Why independent cinema loses out
Commercial cinema, especially in Kerala, is constantly experimenting with fresh plots and treatments, but can we claim the same for Malayalam independent cinema? Barring a few, all others produce the same “message” pieces with tropes and techniques that are as old as the hills.
Some voices that argue for independent cinema have taken the argument to one that of fiefdom. They argue that film festivals should be exclusively for their kind of cinema. No reputed film festival can restrict their selection to any particular type of films. It is absurd to eliminate any film because it was released in a theatre, unless of course the festival rules explicitly state that the films in a category should be the world, country or state premiere. However, if the festival provides grants for films, eligibility rules should be framed to make sure that only those films that badly need that grant get it. The independent cinema lobby is angry that big commercial films that were released in theatres and grossed big money are walking away with the measly grant of Rs 2 lakhs that could have helped small independent films. Government support for independent cinema has become a huge scam in the country. In Karnataka, for example, the government provides grants to promote independent cinema but only a handful of films make genuine use of the money. Deccan Herald reported recently that Karnataka spent Rs 34.9 crore in four years to give subsidies to 349 Kannada films, but nearly half of these films never saw the light of the day, leading to wastage of public money. The Kannada Film Policy 2011 stated that films that “intend to spread good messages” in addition to children's films, stories prior to independence or based on literary works receive Rs 10 lakh subsidy from the government. Most of the zero budget movies are made with a budget of Rs 2 to Rs 4 lakhs. There are middlemen who take a commission of up to Rs 3 lakhs and make sure that a film gets a subsidy, regardless of whether the film is eventually released or not. All they need is a censor certificate. The screening panel appointed by the government does not evaluate the films for their quality. The Kerala example isn’t better either. Malayalam films selected in the Kerala festival are often found to be mediocre. Allegations about the jury ignoring films that have won critical acclaim and international awards often cloud the event.
Reforming IFFK is not enough
The “Reform IFFK” movement is indeed a good beginning because the festival, funded with public money, must be accountable to the people. If the selection policy states that films will be selected after the selection panel watches all the entries, then there is no excuse for not watching all the entries. A panel member’s comment indicating that it is the jury’s prerogative to watch the film or not fly on the face of the established process. We, as taxpayers funding the festival, can demand accountability, but we cannot insist that certain films should be excluded altogether because they are “commercial” or certain films must be selected just because they are “independent” films. The first and most important step to ensure transparency is putting an end to political interference in the selection of jury and films.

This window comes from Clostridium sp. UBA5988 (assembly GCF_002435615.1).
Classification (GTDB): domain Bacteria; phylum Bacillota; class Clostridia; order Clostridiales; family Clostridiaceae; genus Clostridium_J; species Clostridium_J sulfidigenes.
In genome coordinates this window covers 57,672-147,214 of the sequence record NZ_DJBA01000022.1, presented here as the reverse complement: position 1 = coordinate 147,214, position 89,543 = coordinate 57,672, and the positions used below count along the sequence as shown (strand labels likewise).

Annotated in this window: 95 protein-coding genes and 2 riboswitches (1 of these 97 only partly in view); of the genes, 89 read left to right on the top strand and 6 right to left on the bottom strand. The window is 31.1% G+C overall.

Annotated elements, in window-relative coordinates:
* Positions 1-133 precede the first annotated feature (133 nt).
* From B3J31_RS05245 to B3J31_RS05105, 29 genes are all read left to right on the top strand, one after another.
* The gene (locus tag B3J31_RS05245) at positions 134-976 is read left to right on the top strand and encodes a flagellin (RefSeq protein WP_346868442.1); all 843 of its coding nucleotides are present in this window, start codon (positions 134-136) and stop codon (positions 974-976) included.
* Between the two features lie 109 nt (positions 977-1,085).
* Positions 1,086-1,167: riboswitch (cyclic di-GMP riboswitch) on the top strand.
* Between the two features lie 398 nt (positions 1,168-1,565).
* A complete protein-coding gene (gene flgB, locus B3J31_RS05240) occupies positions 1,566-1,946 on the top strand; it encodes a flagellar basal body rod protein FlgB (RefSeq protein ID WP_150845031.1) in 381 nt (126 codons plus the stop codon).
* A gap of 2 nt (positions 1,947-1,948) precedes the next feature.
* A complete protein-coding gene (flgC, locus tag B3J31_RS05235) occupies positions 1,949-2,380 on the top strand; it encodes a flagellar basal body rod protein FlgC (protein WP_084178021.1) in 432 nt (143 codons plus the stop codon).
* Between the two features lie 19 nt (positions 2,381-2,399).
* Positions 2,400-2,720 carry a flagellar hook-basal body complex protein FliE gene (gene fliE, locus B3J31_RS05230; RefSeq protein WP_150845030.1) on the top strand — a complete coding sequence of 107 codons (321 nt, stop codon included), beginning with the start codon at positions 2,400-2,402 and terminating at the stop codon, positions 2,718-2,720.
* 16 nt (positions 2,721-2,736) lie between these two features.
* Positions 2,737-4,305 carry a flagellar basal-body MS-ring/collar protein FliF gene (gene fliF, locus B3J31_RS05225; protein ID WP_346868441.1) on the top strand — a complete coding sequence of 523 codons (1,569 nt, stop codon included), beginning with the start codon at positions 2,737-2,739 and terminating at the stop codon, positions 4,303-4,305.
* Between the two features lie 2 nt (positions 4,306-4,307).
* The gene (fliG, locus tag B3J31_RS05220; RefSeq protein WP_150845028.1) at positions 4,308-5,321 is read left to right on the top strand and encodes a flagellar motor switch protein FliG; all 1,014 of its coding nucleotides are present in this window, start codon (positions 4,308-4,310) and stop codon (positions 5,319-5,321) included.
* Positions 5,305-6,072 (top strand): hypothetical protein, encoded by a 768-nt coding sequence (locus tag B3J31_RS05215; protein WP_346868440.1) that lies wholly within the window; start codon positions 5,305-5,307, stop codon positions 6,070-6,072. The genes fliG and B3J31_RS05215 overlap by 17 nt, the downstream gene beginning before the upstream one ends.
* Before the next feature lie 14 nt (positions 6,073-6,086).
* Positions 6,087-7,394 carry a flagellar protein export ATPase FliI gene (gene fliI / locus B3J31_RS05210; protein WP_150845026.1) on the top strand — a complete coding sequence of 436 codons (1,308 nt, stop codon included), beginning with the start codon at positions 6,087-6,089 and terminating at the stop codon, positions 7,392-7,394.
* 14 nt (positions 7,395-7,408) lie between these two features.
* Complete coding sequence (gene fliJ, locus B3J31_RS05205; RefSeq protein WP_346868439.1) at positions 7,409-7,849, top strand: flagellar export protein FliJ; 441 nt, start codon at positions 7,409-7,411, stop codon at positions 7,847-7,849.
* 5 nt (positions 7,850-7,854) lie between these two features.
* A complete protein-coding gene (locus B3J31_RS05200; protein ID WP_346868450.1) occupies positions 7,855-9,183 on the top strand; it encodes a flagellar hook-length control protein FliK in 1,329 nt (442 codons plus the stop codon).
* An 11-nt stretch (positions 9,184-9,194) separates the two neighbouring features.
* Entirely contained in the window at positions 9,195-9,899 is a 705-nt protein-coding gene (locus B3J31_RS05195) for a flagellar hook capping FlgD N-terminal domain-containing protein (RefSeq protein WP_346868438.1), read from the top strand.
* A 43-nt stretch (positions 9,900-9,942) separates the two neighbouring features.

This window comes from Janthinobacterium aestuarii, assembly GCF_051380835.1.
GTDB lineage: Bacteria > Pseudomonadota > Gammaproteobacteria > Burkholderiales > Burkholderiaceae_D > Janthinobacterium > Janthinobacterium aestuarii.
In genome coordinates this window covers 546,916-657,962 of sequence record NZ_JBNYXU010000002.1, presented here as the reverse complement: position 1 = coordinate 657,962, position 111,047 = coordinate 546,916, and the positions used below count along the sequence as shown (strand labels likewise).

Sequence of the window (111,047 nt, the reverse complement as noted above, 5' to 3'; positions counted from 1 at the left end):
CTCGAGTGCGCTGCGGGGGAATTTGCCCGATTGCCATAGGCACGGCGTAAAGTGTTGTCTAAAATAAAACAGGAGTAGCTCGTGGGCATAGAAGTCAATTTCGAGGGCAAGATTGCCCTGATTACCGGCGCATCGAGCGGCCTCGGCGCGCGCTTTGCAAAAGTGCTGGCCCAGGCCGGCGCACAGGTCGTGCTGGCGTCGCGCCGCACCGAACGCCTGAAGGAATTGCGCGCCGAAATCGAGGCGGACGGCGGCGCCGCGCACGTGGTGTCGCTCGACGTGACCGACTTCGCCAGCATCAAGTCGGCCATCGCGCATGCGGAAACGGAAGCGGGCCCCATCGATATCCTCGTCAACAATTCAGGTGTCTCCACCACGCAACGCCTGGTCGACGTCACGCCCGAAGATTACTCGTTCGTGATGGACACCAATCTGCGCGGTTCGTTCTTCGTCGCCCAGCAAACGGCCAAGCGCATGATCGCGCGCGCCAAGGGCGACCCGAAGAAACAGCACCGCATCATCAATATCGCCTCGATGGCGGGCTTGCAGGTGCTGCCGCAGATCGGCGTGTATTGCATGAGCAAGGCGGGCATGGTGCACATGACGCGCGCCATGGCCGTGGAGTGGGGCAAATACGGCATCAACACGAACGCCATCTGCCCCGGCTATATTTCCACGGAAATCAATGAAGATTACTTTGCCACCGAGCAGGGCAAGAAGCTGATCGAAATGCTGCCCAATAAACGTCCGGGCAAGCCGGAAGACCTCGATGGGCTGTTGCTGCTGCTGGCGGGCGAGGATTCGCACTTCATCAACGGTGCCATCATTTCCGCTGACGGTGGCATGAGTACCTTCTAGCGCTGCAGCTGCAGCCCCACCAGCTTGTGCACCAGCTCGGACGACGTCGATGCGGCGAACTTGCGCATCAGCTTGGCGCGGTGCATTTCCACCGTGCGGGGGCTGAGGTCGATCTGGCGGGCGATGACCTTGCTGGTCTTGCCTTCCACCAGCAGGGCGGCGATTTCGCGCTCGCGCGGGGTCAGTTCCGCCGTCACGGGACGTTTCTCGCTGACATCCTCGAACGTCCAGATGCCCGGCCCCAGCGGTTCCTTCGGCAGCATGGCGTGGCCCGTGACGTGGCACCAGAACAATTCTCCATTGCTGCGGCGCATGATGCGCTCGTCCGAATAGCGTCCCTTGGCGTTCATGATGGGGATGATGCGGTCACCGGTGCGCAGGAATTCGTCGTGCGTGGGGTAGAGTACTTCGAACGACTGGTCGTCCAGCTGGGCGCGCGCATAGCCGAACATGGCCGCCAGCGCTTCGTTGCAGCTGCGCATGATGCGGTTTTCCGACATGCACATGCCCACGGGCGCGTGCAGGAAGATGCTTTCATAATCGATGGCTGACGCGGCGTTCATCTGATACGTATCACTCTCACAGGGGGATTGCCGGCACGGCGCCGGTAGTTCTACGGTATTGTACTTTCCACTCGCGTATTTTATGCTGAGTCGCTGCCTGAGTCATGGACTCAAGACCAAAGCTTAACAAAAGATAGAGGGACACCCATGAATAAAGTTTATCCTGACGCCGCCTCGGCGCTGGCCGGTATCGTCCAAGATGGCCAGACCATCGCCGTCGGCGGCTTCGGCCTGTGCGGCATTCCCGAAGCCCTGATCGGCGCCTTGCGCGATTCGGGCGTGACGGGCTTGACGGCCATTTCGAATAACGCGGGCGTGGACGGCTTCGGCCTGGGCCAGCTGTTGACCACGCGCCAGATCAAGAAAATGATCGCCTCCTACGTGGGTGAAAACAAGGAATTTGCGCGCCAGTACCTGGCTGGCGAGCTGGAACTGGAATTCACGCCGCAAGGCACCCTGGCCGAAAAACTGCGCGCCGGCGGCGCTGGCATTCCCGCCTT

The thin line that separates art and commercial cinema is truly blurring in India, especially in Malayalam cinema. World over, market forces constantly think about how to capture the imagination of their target customers and condition them to accept next generation products. This economic reality is true in the case of cinema too. The question that the proponents of art cinema should ask themselves is, are we experimenting enough to bring freshness to the content and grammar of films? With the number of screens reducing and the number of films increasing every year, the competition to get theatres is getting tougher. Instead of spending crowd-funded or self-funded budget to prepare their film for release on satellite projection platforms such as Qube and UFO and working with the distributors’ lobby to release films in theaters, can the indie filmmakers put their heads together and form an independent platform to break the distributor monopoly and clout of the fans associations to arrive at a viable funding and distribution model? Can they identify parasites that thrive on the “indie” label without producing anything that is worth talking about? Like charity, reform too begins at home.
(Dress Circle is a weekly column on films. The author is a communication professional and a film enthusiast. Read his past works here.)